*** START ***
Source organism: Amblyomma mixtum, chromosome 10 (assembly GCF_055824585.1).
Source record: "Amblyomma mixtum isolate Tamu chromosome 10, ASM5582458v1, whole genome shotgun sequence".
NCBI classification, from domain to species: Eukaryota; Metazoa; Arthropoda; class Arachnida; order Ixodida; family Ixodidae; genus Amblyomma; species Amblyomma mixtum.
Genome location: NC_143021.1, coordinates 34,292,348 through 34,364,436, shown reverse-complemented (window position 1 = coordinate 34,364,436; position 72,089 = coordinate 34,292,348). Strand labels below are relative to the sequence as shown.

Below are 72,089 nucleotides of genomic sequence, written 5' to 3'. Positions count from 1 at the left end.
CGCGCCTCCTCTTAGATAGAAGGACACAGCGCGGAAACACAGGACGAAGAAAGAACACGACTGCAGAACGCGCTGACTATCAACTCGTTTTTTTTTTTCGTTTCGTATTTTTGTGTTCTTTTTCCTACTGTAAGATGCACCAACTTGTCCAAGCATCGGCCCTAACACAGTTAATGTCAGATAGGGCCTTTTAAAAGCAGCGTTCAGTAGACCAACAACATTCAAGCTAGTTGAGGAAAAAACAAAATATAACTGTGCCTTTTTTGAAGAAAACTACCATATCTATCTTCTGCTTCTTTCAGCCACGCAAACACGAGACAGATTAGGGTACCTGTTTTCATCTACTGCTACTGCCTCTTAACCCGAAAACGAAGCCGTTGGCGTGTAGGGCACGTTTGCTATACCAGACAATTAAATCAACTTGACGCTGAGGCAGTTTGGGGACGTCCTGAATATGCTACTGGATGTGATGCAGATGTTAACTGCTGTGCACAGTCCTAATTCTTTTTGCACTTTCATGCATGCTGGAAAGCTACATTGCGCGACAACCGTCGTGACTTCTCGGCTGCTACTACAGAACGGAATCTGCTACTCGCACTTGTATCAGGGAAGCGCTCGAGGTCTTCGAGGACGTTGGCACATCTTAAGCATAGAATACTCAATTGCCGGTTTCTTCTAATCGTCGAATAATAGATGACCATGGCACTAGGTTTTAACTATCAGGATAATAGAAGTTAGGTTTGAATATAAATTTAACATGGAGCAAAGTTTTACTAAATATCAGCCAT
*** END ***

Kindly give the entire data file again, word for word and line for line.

Source organism: Amblyomma mixtum, chromosome 10 (assembly GCF_055824585.1).
Source record: "Amblyomma mixtum isolate Tamu chromosome 10, ASM5582458v1, whole genome shotgun sequence".
NCBI classification, from domain to species: Eukaryota; Metazoa; Arthropoda; class Arachnida; order Ixodida; family Ixodidae; genus Amblyomma; species Amblyomma mixtum.
Genome location: NC_143021.1, coordinates 34,292,348 through 34,364,436, shown reverse-complemented (window position 1 = coordinate 34,364,436; position 72,089 = coordinate 34,292,348). Strand labels below are relative to the sequence as shown.

Below are 72,089 nucleotides of genomic sequence, written 5' to 3'. Positions count from 1 at the left end.
CGCGCCTCCTCTTAGATAGAAGGACACAGCGCGGAAACACAGGACGAAGAAAGAACACGACTGCAGAACGCGCTGACTATCAACTCGTTTTTTTTTTTCGTTTCGTATTTTTGTGTTCTTTTTCCTACTGTAAGATGCACCAACTTGTCCAAGCATCGGCCCTAACACAGTTAATGTCAGATAGGGCCTTTTAAAAGCAGCGTTCAGTAGACCAACAACATTCAAGCTAGTTGAGGAAAAAACAAAATATAACTGTGCCTTTTTTGAAGAAAACTACCATATCTATCTTCTGCTTCTTTCAGCCACGCAAACACGAGACAGATTAGGGTACCTGTTTTCATCTACTGCTACTGCCTCTTAACCCGAAAACGAAGCCGTTGGCGTGTAGGGCACGTTTGCTATACCAGACAATTAAATCAACTTGACGCTGAGGCAGTTTGGGGACGTCCTGAATATGCTACTGGATGTGATGCAGATGTTAACTGCTGTGCACAGTCCTAATTCTTTTTGCACTTTCATGCATGCTGGAAAGCTACATTGCGCGACAACCGTCGTGACTTCTCGGCTGCTACTACAGAACGGAATCTGCTACTCGCACTTGTATCAGGGAAGCGCTCGAGGTCTTCGAGGACGTTGGCACATCTTAAGCATAGAATACTCAATTGCCGGTTTCTTCTAATCGTCGAATAATAGATGACCATGGCACTAGGTTTTAACTATCAGGATAATAGAAGTTAGGTTTGAATATAAATTTAACATGGAGCAAAGTTTTACTAAATATCAGCCAT